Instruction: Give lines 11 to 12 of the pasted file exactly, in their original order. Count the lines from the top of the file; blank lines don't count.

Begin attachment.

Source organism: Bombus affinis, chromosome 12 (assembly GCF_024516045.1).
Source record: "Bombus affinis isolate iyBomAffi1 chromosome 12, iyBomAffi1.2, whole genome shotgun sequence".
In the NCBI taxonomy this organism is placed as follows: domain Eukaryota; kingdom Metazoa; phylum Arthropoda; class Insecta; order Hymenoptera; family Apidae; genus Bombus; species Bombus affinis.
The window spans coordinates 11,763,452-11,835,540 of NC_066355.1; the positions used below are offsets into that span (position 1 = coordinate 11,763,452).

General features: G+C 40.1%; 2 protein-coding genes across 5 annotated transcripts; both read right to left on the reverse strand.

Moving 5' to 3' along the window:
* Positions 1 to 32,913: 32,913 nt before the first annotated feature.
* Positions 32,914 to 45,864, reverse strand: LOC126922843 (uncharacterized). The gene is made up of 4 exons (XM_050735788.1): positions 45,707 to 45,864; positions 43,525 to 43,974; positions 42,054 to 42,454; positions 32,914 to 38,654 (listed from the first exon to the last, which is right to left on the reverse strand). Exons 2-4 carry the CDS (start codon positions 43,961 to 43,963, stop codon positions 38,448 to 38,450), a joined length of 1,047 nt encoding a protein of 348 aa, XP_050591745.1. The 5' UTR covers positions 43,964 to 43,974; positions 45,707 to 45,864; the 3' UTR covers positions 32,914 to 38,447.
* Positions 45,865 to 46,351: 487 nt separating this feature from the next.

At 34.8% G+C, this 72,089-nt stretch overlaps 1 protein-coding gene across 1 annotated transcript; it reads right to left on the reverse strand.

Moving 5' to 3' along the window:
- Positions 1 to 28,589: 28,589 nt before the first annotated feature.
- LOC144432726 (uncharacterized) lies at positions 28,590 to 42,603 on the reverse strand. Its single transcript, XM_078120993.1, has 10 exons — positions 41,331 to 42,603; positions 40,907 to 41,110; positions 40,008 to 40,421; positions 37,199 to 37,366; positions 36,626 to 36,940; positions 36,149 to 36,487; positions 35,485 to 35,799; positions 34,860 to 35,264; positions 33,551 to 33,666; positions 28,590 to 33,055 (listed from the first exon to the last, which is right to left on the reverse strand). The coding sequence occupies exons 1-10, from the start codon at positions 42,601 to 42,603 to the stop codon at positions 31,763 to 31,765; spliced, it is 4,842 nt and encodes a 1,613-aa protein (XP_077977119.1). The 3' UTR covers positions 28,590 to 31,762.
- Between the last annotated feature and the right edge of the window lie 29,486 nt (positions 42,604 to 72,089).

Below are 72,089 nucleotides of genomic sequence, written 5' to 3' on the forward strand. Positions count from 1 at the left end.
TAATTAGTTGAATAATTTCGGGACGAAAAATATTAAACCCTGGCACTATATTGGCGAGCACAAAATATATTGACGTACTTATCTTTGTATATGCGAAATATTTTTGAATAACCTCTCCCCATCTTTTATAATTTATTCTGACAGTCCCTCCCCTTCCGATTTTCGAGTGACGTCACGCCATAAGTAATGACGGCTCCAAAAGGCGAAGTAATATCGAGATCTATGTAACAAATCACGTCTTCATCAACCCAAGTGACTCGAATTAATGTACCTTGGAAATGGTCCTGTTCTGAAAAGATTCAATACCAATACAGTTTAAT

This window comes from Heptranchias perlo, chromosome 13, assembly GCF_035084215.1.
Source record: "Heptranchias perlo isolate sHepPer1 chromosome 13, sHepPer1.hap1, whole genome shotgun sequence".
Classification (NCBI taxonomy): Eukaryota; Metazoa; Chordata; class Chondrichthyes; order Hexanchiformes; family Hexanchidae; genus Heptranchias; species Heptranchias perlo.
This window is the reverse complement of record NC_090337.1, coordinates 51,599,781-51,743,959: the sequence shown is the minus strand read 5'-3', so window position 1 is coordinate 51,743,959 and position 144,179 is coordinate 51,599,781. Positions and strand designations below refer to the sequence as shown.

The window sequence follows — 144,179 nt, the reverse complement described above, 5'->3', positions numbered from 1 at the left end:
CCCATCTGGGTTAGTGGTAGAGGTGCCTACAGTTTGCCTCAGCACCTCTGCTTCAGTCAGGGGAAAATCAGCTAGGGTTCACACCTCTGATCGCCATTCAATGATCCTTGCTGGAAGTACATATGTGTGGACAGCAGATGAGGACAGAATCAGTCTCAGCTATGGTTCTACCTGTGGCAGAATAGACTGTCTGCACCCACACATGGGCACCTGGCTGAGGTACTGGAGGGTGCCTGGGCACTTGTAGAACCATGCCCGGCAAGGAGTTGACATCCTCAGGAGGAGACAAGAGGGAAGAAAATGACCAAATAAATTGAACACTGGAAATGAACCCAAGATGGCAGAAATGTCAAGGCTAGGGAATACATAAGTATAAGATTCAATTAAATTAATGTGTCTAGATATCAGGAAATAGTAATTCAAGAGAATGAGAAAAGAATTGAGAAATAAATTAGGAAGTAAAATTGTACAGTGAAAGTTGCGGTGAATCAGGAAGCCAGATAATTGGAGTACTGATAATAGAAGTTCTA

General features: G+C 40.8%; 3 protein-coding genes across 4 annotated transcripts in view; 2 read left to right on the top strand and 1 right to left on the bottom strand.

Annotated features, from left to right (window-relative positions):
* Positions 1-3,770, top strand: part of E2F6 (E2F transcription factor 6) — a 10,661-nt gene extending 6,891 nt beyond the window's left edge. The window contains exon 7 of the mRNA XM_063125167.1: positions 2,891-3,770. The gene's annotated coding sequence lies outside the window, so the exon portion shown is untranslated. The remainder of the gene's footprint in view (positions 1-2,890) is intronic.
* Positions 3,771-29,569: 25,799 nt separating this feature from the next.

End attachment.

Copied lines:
Moving 5' to 3' along the window:
- Positions 1 to 28,589: 28,589 nt before the first annotated feature.